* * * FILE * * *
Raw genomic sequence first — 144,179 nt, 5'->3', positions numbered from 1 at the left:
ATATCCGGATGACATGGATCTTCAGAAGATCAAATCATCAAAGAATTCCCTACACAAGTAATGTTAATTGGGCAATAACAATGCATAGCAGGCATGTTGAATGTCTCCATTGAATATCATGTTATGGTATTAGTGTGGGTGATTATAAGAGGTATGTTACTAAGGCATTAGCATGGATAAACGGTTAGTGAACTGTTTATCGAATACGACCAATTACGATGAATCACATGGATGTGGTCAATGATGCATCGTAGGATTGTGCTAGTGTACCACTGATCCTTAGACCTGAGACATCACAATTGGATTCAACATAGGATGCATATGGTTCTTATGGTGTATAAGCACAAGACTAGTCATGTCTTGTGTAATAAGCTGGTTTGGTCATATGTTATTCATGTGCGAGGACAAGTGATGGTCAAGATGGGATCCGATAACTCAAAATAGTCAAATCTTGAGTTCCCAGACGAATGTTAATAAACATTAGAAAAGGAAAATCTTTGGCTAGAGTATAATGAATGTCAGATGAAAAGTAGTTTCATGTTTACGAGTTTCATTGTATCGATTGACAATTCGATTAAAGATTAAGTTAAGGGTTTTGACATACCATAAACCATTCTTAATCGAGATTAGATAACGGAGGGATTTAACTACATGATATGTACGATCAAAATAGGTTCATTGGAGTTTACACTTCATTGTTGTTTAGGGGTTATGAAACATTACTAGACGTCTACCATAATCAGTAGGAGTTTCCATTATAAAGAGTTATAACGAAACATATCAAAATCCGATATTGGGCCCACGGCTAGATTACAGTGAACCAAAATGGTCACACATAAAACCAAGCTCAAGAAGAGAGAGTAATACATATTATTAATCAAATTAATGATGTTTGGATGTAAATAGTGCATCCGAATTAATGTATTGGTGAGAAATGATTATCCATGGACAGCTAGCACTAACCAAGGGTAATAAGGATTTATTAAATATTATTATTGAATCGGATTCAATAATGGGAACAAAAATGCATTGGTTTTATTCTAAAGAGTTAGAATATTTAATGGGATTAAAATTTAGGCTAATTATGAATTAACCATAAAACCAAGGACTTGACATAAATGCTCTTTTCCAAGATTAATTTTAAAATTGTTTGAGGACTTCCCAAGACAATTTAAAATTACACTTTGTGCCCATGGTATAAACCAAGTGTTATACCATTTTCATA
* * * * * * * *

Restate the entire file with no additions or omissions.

Raw genomic sequence first — 144,179 nt, 5'->3', positions numbered from 1 at the left:
ATATCCGGATGACATGGATCTTCAGAAGATCAAATCATCAAAGAATTCCCTACACAAGTAATGTTAATTGGGCAATAACAATGCATAGCAGGCATGTTGAATGTCTCCATTGAATATCATGTTATGGTATTAGTGTGGGTGATTATAAGAGGTATGTTACTAAGGCATTAGCATGGATAAACGGTTAGTGAACTGTTTATCGAATACGACCAATTACGATGAATCACATGGATGTGGTCAATGATGCATCGTAGGATTGTGCTAGTGTACCACTGATCCTTAGACCTGAGACATCACAATTGGATTCAACATAGGATGCATATGGTTCTTATGGTGTATAAGCACAAGACTAGTCATGTCTTGTGTAATAAGCTGGTTTGGTCATATGTTATTCATGTGCGAGGACAAGTGATGGTCAAGATGGGATCCGATAACTCAAAATAGTCAAATCTTGAGTTCCCAGACGAATGTTAATAAACATTAGAAAAGGAAAATCTTTGGCTAGAGTATAATGAATGTCAGATGAAAAGTAGTTTCATGTTTACGAGTTTCATTGTATCGATTGACAATTCGATTAAAGATTAAGTTAAGGGTTTTGACATACCATAAACCATTCTTAATCGAGATTAGATAACGGAGGGATTTAACTACATGATATGTACGATCAAAATAGGTTCATTGGAGTTTACACTTCATTGTTGTTTAGGGGTTATGAAACATTACTAGACGTCTACCATAATCAGTAGGAGTTTCCATTATAAAGAGTTATAACGAAACATATCAAAATCCGATATTGGGCCCACGGCTAGATTACAGTGAACCAAAATGGTCACACATAAAACCAAGCTCAAGAAGAGAGAGTAATACATATTATTAATCAAATTAATGATGTTTGGATGTAAATAGTGCATCCGAATTAATGTATTGGTGAGAAATGATTATCCATGGACAGCTAGCACTAACCAAGGGTAATAAGGATTTATTAAATATTATTATTGAATCGGATTCAATAATGGGAACAAAAATGCATTGGTTTTATTCTAAAGAGTTAGAATATTTAATGGGATTAAAATTTAGGCTAATTATGAATTAACCATAAAACCAAGGACTTGACATAAATGCTCTTTTCCAAGATTAATTTTAAAATTGTTTGAGGACTTCCCAAGACAATTTAAAATTACACTTTGTGCCCATGGTATAAACCAAGTGTTATACCATTTTCATA